Bill Shore of Share Our Strength is arguably one of the top five leaders in U.S. nonprofits. For years he has set big hairy audacious goals, gotten hordes of people in business and other nonprofits to throw their strength behind execution of those goals, and then set new goals.
So I was paying attention when Bill Shore blogged about goal-setting on Harvard Business Review.
The piece is interesting — Bill lays out both how things did and did not work, and acknowledges that setting and sticking to tough goals is not easy. He also points out the painfully obvious, which is that now more than ever, nonprofits will need to know what success looks like and communicate it clearly to their stakeholders. What he didn’t acknowledge as a specific factor is something that Share Our Strength already has that many other nonprofits would kill for: Tremendous credibility, leverage and funding support in the corporate sector.
Over the next few years many — if not all — nonprofits are going to see all their funding drop as need for their work rises. Nasty pinch. So one could argue that now is the time for bold action. But if the funding relationships with those who favor bold, bottom-line-friendly action — the business sector — are not already there, the funders one has — individual donors, foundations expecting a certain scope of work, government contracts with strict deliverables — may constrict said bold action. (Share Our Strength ran into this thinking when they laid out their big goal to 50 partner organizations.)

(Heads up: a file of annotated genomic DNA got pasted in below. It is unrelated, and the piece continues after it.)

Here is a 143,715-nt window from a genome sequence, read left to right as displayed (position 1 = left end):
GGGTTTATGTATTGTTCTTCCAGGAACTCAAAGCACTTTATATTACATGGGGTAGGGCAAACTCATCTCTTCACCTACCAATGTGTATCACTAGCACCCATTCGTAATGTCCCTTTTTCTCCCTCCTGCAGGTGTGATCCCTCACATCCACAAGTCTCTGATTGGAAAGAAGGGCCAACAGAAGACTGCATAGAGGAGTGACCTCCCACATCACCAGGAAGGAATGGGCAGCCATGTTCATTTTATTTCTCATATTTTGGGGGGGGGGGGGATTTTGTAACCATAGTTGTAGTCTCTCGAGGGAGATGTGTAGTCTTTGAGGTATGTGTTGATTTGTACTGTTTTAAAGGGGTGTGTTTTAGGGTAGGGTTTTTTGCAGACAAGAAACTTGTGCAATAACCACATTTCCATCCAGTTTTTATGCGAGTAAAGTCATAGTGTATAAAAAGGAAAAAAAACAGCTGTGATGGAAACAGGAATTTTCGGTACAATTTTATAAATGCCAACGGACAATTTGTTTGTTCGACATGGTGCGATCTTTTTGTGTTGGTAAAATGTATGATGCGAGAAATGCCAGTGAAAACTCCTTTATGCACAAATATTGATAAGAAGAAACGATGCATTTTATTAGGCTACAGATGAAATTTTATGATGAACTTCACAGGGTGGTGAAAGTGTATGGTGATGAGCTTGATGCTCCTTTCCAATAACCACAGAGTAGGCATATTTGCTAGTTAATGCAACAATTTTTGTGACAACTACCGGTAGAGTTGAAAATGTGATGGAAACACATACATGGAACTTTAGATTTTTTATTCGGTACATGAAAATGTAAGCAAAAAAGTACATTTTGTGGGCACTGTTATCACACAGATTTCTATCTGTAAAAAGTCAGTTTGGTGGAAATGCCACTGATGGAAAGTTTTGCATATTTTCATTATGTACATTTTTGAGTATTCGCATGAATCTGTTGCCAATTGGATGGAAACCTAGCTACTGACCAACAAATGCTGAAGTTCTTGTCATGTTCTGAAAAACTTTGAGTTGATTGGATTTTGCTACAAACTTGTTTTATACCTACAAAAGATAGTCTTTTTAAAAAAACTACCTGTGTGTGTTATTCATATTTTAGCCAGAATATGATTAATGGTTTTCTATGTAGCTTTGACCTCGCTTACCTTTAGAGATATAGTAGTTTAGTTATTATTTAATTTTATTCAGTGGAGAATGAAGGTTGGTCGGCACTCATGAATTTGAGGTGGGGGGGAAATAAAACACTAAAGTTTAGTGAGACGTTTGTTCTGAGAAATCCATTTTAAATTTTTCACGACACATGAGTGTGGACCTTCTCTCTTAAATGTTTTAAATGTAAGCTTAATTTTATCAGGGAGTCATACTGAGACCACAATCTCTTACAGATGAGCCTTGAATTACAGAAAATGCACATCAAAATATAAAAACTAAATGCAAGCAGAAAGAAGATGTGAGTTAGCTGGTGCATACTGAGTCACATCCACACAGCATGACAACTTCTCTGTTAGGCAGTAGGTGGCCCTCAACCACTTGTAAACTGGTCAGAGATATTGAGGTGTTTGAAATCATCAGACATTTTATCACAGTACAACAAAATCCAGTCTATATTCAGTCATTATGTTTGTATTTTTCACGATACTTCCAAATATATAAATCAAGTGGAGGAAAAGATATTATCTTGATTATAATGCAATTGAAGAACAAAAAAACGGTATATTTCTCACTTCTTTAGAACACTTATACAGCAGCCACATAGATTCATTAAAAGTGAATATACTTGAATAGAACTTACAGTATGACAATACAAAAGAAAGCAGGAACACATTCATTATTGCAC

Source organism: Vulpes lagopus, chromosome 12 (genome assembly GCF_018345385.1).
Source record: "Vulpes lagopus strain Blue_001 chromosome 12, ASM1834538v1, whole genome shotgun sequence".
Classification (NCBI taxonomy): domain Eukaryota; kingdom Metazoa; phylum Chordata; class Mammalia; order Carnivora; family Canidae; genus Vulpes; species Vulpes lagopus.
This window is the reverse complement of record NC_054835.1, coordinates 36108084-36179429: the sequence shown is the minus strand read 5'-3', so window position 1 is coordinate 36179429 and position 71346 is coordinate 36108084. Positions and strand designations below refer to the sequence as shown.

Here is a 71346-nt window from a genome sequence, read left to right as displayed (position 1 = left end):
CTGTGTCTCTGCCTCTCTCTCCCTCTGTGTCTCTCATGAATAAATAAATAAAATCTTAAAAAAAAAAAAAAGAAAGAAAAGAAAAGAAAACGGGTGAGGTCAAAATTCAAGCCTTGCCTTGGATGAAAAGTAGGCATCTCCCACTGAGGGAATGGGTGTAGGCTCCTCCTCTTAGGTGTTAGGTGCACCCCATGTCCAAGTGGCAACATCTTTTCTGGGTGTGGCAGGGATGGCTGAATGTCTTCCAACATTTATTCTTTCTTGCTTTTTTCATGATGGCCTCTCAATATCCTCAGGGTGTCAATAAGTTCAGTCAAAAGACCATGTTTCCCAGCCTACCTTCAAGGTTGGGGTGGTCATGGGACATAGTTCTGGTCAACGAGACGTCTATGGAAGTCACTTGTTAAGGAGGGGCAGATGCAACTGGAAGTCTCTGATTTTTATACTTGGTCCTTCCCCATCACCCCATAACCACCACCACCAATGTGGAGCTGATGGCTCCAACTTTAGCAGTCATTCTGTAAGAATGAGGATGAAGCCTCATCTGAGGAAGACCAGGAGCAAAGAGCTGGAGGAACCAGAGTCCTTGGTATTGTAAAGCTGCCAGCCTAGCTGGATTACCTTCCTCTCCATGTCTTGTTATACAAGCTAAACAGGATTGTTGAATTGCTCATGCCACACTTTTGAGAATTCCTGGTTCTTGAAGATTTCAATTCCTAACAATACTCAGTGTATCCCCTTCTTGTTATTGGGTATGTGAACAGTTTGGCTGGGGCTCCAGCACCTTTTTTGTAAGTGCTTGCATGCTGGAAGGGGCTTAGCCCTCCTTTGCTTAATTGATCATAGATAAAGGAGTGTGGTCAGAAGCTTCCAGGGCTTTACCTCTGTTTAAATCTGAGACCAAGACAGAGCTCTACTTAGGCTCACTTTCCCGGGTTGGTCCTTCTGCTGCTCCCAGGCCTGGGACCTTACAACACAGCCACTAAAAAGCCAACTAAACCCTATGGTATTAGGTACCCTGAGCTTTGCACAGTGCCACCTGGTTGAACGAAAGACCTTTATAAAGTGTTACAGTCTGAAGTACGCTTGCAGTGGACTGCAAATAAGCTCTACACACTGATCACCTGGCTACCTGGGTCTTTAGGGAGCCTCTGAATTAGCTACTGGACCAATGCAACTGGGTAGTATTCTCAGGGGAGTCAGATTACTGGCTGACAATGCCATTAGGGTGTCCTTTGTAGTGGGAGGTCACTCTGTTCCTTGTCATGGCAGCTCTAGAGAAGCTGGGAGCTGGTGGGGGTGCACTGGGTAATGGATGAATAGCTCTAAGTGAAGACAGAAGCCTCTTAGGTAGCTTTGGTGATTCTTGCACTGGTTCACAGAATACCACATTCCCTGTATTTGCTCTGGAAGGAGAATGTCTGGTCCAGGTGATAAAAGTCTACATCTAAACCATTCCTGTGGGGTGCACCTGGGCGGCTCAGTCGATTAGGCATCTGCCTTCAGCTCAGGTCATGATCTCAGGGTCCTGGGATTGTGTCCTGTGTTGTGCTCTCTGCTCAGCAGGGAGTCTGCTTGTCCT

Don’t let that thinking stop you. Set up a board-staff task force to consider what a clearer set of organizational goals could be, and how you might measure them. Charge that task force with talking to key funders about their hopes and fears for the mission (you may be surprised at what you find). Then lay out a sustainable, focused plan that has a very sharp illustration of success.
And keep in mind that Share Our Strength, one of the most entrepreneurial nonprofits in the country, took years to come to this current big clear goal. Sure, it would have been great if you had started five years ago. So start now.
You can read Bill Shore’s thoughts on goals here.